Interview: Ajay Yeshwanth (Prod-2015)

Ajay is an officer trainee (Comptroller and Auditor General of India) in Indian Audit and Accounts Services since August 2017.

Hi Ajay, could you tell us why you chose to pursue UPSC?

– See, I didn’t see myself working in the private sector. I did think of pursuing research initially, but then I changed my mind. There are 3 reasons why I wanted to take up UPSC. First was the Impact factor. In a government job, you can meet a lot of people and face a lot of challenges. The government being a mammoth organization provides a
lot of opportunities to influence more people.

– The second reason is the unparalleled job diversity. I’m currently an accountant and comptroller. The department I work in is responsible for auditing various government functions and providing accounting services to different government divisions and organizations like ISRO, Health, Revenue and many others.

– Finally, I chose this field because the learning curve is continuous. With a highly diverse nature of work and people to interact with, you get a lot of learning opportunities in this service. There are very few organizations that provide such opportunities, one other such organization is the TATA entrepreneurship program.

– This field also provides me a lot of leadership opportunities, a chance to work hard and prove my skills. For instance, once I complete this training successfully, I’ll be working with 400 auditors under me. This sort of leadership opportunity doesn’t come easily anywhere else. The learning curve is continuous.

What’s very important while preparing for UPSC?

– You need to have the dedication and put in a lot of hard work. Preparing for UPSC demands at least 9 to 10 hours a day. Most importantly, you need to have an interest in your exam subjects, having an interest in social sciences definitely helps. Before you start preparing for the exams understand what your subjects entail. Self-awareness and self-confidence; knowing you fit in this field or you’ll be able to work in this field will help in your
preparations.

When should students start preparing for UPSC?

– I would suggest everyone try engineering first. UPSC is a career choice you could make after some time. Don’t miss out on college experience to prepare. If you’re assured that this is your career choice, at college you could read newspaper editorials and keep yourself abreast with current affairs. Preparing way too much in advance isn’t advisable, I would suggest you prepare seriously after graduation.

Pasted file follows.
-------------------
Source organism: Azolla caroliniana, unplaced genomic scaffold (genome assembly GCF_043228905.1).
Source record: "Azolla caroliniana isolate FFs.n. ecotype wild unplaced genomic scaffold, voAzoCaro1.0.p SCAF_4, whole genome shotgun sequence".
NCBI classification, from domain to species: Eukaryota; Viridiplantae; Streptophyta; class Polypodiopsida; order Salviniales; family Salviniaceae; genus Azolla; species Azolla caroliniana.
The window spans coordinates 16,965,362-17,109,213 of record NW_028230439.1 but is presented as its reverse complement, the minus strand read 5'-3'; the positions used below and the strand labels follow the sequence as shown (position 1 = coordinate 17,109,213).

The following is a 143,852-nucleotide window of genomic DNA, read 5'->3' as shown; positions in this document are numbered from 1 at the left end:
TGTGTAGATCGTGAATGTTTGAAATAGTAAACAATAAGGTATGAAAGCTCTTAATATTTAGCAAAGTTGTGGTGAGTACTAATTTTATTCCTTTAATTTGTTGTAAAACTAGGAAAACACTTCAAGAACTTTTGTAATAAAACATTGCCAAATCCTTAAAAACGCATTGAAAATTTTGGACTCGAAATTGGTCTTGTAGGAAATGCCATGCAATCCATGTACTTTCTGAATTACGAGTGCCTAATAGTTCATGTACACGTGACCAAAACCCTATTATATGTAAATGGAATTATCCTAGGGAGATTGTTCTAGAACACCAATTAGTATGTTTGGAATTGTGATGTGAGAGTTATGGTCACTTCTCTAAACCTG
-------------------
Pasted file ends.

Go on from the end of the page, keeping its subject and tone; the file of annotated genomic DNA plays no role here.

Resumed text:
What skills can one pick at college to pursue a career in this field?

– You get the chance to develop a personality that you carry forward at college. If you want to shine, develop soft skills. At college. Ensure you improve your soft skills and study well. Understand how the society works, do more meaningful social responsibility activities.

What kind of internships can students undertake in civil services?

– This is a bit tricky. You could mail collectors and they could give a project or internship. One collector gave me a project to improve the efficiency of tube lights in Perambalur. Even though the project was complicated and require more expertise, it gave me an understanding of how government offices function and the work of officials. This experience is different. You’ll never know whether you like it or not.

Is it advisable to sit for UPSC after working for a few years or months?

– UPSC, you have to give it time for preparation. After quitting a job you get a break in your resume and it could mess your resume. You can pursue rural development fellowships to get some experience otherwise, but if you want to pursue Civil services, do so immediately after graduation. Every time you feel low, you should remember you’re
missing your bus and that itself should drive you to prepare even better. It’s unpredictable and the ratios are unpredictable, but giving yourself an exit plan or alternative to UPSC will not help you clear it.

What other opportunities are there for civil services?

– There are 20+ services under UPSC, every service will have its pros and cons. I think students should give it a try, not only aim for IAS, every opportunity to serve in the civil services is a leadership opportunity and definitely worth taking the risk for. There are so many other departments that might meet your expectations and give you a challenging career. For instance, any production engineering student can relate to this. The Indian Railways is the second largest organization in the world(second only to the Chinese Army) and it ferries a population equal to the population of Australia on a daily basis. You can imagine the amount of planning and effort that goes into running such a large network. In recent times the Indian Information Services is gaining momentum. I can’t insist enough that every opportunity is a learning opportunity here.

What would you like to tell your alma mater?

– People have many inhibitions about UPSC. It is difficult to get here, but it’s worth taking the risk. It is much more satisfying compared to the private sector. Apart from Civil services, any service or job you get, do a SWOT analysis, check if you’re suitable for the job, then clear the exam, don’t lose college life for preparation. I’m also open to any
doubts, students can message me on Facebook.

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One thought on “Interview: Ajay Yeshwanth (Prod-2015)

  • January 9, 2020 at 4:58 pm
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    I stumbled upon your magazine in my son’s room at NITT.Being an avid reader of anything readable,I can definitely say it is on par with or even better than any of the magazines that I pay for.My heartfelt wishes to the editorial team…a little bit of word pruning here and there and changes in the font size would make it more attractive.

    Reply

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